7 no 1, 1999
Letters to The LEAD Group Inc.
TO: Elizabeth O’Brien Editor, LEAD Action News
RE: Use Of Paragoethite By Pasminco
Thank you for the copy of "LEAD Action News" [vol 6 no 3, 1998]. With regard to Pasminco's treatment of jarosite and paragoethite materials, I note that the article on page 19 of "LEAD Action News" indicates that "Pasminco has implemented a process of co-treatment which involves modifying the waste product [jarosite] and sending it to Pasminco's Port Pirie lead smelter for treatment". This is not quite correct; my understanding is that jarosite is no longer produced by the process used at Pasminco's Risdon smelter. Instead, the intervention occurs at an earlier step so that paragoethite is produced instead of jarosite. The paragoethite is suitable for use as a feedstock at the company's Port Pirie facility, whereas the jarosite was not suitable for such use. I am not aware of paragoethite being used in a similar process in Pasminco's Cockle Creek facility. However, I would note that there were so many factors involved in optimising the paragoethite for use at Port Pirie that it would be surprising if it was suitable for use at the Cockle Creek facility.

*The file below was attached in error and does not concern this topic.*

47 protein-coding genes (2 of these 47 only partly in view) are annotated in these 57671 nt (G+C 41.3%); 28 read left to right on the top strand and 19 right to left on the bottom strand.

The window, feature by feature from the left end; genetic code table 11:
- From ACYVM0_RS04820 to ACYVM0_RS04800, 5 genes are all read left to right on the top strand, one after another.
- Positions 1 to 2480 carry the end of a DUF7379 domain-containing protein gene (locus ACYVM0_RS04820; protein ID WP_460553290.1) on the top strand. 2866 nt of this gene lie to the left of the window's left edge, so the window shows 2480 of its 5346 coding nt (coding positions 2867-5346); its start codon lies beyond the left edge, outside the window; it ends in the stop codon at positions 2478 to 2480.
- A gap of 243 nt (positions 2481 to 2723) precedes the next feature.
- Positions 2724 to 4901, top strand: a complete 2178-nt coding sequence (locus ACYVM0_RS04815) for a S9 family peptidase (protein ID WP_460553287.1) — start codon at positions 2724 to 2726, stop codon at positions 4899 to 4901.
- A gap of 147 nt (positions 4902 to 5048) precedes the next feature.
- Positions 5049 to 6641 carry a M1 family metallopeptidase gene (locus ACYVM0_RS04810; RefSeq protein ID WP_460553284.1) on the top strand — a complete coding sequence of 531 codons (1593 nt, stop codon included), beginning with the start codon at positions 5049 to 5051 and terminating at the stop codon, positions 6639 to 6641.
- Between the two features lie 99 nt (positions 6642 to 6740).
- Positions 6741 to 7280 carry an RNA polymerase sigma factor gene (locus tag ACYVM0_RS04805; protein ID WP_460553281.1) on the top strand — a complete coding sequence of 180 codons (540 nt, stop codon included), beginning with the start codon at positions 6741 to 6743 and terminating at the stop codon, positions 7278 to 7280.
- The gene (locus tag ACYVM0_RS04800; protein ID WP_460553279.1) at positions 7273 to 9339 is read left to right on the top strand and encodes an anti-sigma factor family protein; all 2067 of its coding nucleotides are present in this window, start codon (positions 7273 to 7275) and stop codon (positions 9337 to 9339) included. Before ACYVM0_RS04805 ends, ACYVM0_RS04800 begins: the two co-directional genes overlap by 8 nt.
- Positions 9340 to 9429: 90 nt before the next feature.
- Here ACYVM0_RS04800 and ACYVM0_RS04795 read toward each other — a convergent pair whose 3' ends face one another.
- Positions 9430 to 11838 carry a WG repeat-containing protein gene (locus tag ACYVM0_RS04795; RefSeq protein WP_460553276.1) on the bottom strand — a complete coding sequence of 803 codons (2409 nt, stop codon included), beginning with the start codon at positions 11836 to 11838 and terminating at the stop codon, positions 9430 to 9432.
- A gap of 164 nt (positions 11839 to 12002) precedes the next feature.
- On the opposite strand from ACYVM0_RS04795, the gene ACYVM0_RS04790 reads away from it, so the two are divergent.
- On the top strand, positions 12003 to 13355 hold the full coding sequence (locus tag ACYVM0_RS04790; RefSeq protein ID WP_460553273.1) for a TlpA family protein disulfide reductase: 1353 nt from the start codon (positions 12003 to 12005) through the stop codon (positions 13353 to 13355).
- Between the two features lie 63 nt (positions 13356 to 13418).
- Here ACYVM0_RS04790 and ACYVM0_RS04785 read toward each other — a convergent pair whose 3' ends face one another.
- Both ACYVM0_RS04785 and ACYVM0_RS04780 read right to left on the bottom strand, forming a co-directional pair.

Dr Geoff Thompson
TO: David Sinclair, Pasminco, Melbourne.
Date: 4/4/99 Easter Sunday Fax No: 03 9288 0406
It’s been a year since we last met [at the National Environment Protection Measure (NEPM) on Air Quality workshop].
I am preparing to publish another issue of LEAD Action News and would like to know if I can quote you as saying at the NEPM Air workshop in Arncliffe in March 1998:
"All point sources in Australia will comply with the 10% maximum of (young) kids above 10 µg/dL by the end of 1998 (the NHMRC [National Health and Medical Research Council] target)"
Do you have anything to add?
I did not make such a statement about point sources. I did however say the national survey of lead in Australian children published by Donovan et al in 1996 found that 92.7% of children were less than the NHMRC goal of 10 µg/dL and that the 1998 NHMRC target of 90% µg/dL had already been achieved.
[I suggest someone needs to] prepare a list of the uses that lead goes to, with the largest use of lead, imported or home made) being first on the list. Then research being undertaken to find out what could be substituted. The substitute would have to be of the same or lower cost or not much more expensive. Then it would be up to the Parliament to legislate for the banning of lead for those uses, hence forcing industry to use the substitutes. There is precedent for this as according to an old New Scientist article the Dutch tried recycling way back in the late 60s to early 70s and they failed as business wasn’t compelled to use the recycled material, hence it piled up. Working through the list from largest use to smallest one would expect to eventually reach a point of total elimination of all uses of lead (theoretically – as e.g. protection from radiation may necessitate some use?)
Andrew Gray, Mt Isa, Queensland
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